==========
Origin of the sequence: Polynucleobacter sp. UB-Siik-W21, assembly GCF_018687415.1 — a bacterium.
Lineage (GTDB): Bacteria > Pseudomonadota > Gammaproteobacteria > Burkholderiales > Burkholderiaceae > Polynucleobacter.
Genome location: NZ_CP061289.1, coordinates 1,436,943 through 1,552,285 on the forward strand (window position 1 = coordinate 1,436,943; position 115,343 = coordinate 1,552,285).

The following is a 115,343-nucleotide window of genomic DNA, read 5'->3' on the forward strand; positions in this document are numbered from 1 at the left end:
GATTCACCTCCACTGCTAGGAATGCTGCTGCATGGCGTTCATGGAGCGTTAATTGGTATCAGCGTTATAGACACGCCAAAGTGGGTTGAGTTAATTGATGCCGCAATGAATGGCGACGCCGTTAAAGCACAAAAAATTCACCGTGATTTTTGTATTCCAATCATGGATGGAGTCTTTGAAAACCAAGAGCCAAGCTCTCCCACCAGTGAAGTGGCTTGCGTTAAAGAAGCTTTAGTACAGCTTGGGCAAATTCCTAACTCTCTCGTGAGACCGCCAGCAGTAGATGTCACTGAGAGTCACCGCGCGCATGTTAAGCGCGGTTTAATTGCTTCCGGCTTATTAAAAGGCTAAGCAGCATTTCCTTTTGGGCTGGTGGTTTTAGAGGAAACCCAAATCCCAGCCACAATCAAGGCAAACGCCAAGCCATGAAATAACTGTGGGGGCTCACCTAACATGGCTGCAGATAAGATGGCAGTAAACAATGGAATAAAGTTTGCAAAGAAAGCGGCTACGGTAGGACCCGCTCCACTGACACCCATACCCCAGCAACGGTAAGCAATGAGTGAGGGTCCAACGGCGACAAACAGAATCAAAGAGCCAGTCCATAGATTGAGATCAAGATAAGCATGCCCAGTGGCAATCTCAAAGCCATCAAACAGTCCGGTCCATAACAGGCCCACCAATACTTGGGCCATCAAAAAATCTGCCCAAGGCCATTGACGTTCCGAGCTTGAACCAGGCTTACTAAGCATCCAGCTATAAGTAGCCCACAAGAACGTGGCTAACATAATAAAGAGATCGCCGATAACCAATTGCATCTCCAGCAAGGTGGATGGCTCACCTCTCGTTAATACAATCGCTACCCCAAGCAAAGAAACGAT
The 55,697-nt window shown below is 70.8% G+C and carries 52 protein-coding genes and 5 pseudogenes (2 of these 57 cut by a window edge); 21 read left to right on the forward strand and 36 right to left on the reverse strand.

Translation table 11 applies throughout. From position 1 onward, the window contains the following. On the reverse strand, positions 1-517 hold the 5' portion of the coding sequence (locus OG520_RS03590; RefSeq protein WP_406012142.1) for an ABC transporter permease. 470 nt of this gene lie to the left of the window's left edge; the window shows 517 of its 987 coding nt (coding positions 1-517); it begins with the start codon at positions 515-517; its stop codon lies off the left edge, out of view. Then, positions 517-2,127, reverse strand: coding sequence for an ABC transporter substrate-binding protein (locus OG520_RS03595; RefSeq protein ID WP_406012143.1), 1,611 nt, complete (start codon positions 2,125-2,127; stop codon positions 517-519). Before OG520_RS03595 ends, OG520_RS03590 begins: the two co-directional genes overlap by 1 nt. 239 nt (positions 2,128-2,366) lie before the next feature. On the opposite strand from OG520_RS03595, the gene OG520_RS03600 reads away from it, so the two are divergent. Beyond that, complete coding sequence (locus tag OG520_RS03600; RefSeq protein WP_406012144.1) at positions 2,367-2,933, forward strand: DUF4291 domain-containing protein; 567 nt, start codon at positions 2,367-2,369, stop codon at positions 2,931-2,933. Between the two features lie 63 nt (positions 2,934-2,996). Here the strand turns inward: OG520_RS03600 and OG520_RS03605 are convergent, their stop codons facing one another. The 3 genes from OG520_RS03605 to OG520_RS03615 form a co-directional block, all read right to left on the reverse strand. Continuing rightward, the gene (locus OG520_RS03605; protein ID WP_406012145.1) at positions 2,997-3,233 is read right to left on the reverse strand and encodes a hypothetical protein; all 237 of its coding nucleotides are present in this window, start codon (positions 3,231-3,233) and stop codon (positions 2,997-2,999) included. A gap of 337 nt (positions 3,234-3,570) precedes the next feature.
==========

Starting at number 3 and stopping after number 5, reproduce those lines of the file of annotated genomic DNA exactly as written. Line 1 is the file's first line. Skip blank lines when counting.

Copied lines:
Genome location: NZ_CP061289.1, coordinates 1,436,943 through 1,552,285 on the forward strand (window position 1 = coordinate 1,436,943; position 115,343 = coordinate 1,552,285).

The following is a 115,343-nucleotide window of genomic DNA, read 5'->3' on the forward strand; positions in this document are numbered from 1 at the left end:
GATTCACCTCCACTGCTAGGAATGCTGCTGCATGGCGTTCATGGAGCGTTAATTGGTATCAGCGTTATAGACACGCCAAAGTGGGTTGAGTTAATTGATGCCGCAATGAATGGCGACGCCGTTAAAGCACAAAAAATTCACCGTGATTTTTGTATTCCAATCATGGATGGAGTCTTTGAAAACCAAGAGCCAAGCTCTCCCACCAGTGAAGTGGCTTGCGTTAAAGAAGCTTTAGTACAGCTTGGGCAAATTCCTAACTCTCTCGTGAGACCGCCAGCAGTAGATGTCACTGAGAGTCACCGCGCGCATGTTAAGCGCGGTTTAATTGCTTCCGGCTTATTAAAAGGCTAAGCAGCATTTCCTTTTGGGCTGGTGGTTTTAGAGGAAACCCAAATCCCAGCCACAATCAAGGCAAACGCCAAGCCATGAAATAACTGTGGGGGCTCACCTAACATGGCTGCAGATAAGATGGCAGTAAACAATGGAATAAAGTTTGCAAAGAAAGCGGCTACGGTAGGACCCGCTCCACTGACACCCATACCCCAGCAACGGTAAGCAATGAGTGAGGGTCCAACGGCGACAAACAGAATCAAAGAGCCAGTCCATAGATTGAGATCAAGATAAGCATGCCCAGTGGCAATCTCAAAGCCATCAAACAGTCCGGTCCATAACAGGCCCACCAATACTTGGGCCATCAAAAAATCTGCCCAAGGCCATTGACGTTCCGAGCTTGAACCAGGCTTACTAAGCATCCAGCTATAAGTAGCCCACAAGAACGTGGCTAACATAATAAAGAGATCGCCGATAACCAATTGCATCTCCAGCAAGGTGGATGGCTCACCTCTCGTTAATACAATCGCTACCCCAAGCAAAGAAACGAT